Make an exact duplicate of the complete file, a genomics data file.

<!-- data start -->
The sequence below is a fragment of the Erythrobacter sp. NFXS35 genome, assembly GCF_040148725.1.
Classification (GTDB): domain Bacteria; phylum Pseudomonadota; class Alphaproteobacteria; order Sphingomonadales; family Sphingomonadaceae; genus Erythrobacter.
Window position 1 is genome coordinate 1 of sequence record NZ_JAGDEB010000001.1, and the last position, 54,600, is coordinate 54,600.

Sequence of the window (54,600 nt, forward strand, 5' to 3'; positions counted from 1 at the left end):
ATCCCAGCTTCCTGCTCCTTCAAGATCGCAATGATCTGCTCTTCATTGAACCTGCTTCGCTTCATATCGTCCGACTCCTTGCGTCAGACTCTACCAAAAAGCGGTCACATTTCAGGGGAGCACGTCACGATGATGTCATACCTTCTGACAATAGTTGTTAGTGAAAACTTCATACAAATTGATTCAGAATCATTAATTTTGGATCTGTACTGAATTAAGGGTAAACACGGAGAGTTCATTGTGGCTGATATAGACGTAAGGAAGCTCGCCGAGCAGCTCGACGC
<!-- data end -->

The sequence below is a fragment of the Erythrobacter sp. NFXS35 genome, assembly GCF_040148725.1.
Classification (GTDB): domain Bacteria; phylum Pseudomonadota; class Alphaproteobacteria; order Sphingomonadales; family Sphingomonadaceae; genus Erythrobacter.
Window position 1 is genome coordinate 1 of sequence record NZ_JAGDEB010000001.1, and the last position, 54,600, is coordinate 54,600.

Sequence of the window (54,600 nt, forward strand, 5' to 3'; positions counted from 1 at the left end):
ATCCCAGCTTCCTGCTCCTTCAAGATCGCAATGATCTGCTCTTCATTGAACCTGCTTCGCTTCATATCGTCCGACTCCTTGCGTCAGACTCTACCAAAAAGCGGTCACATTTCAGGGGAGCACGTCACGATGATGTCATACCTTCTGACAATAGTTGTTAGTGAAAACTTCATACAAATTGATTCAGAATCATTAATTTTGGATCTGTACTGAATTAAGGGTAAACACGGAGAGTTCATTGTGGCTGATATAGACGTAAGGAAGCTCGCCGAGCAGCTCGACGC